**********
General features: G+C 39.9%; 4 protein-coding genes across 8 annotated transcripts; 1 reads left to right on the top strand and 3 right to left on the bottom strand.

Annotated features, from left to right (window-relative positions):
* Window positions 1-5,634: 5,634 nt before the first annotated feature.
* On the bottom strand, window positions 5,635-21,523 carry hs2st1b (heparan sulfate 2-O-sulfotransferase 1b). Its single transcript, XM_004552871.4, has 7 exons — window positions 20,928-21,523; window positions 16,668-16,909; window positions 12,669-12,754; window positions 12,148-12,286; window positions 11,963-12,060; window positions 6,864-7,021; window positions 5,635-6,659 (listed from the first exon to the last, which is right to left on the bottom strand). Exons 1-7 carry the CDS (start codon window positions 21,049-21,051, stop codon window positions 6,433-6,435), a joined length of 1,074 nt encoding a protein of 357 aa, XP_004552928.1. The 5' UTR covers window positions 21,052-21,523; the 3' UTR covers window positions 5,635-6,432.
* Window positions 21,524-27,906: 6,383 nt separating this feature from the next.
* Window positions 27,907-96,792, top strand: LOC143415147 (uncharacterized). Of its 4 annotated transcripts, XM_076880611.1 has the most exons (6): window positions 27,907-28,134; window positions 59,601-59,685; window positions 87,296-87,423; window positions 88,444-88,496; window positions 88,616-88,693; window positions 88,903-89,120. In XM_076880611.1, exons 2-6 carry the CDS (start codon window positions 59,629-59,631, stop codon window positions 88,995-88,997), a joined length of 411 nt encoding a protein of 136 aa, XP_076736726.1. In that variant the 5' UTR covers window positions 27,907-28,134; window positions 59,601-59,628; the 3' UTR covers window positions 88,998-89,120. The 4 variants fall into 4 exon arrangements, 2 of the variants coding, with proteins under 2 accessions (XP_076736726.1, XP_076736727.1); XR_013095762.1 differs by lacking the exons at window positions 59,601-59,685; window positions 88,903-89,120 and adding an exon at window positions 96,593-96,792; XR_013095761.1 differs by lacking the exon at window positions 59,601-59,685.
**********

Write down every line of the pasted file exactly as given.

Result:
General features: G+C 39.9%; 4 protein-coding genes across 8 annotated transcripts; 1 reads left to right on the top strand and 3 right to left on the bottom strand.

Annotated features, from left to right (window-relative positions):
* Window positions 1-5,634: 5,634 nt before the first annotated feature.
* On the bottom strand, window positions 5,635-21,523 carry hs2st1b (heparan sulfate 2-O-sulfotransferase 1b). Its single transcript, XM_004552871.4, has 7 exons — window positions 20,928-21,523; window positions 16,668-16,909; window positions 12,669-12,754; window positions 12,148-12,286; window positions 11,963-12,060; window positions 6,864-7,021; window positions 5,635-6,659 (listed from the first exon to the last, which is right to left on the bottom strand). Exons 1-7 carry the CDS (start codon window positions 21,049-21,051, stop codon window positions 6,433-6,435), a joined length of 1,074 nt encoding a protein of 357 aa, XP_004552928.1. The 5' UTR covers window positions 21,052-21,523; the 3' UTR covers window positions 5,635-6,432.
* Window positions 21,524-27,906: 6,383 nt separating this feature from the next.
* Window positions 27,907-96,792, top strand: LOC143415147 (uncharacterized). Of its 4 annotated transcripts, XM_076880611.1 has the most exons (6): window positions 27,907-28,134; window positions 59,601-59,685; window positions 87,296-87,423; window positions 88,444-88,496; window positions 88,616-88,693; window positions 88,903-89,120. In XM_076880611.1, exons 2-6 carry the CDS (start codon window positions 59,629-59,631, stop codon window positions 88,995-88,997), a joined length of 411 nt encoding a protein of 136 aa, XP_076736726.1. In that variant the 5' UTR covers window positions 27,907-28,134; window positions 59,601-59,628; the 3' UTR covers window positions 88,998-89,120. The 4 variants fall into 4 exon arrangements, 2 of the variants coding, with proteins under 2 accessions (XP_076736726.1, XP_076736727.1); XR_013095762.1 differs by lacking the exons at window positions 59,601-59,685; window positions 88,903-89,120 and adding an exon at window positions 96,593-96,792; XR_013095761.1 differs by lacking the exon at window positions 59,601-59,685.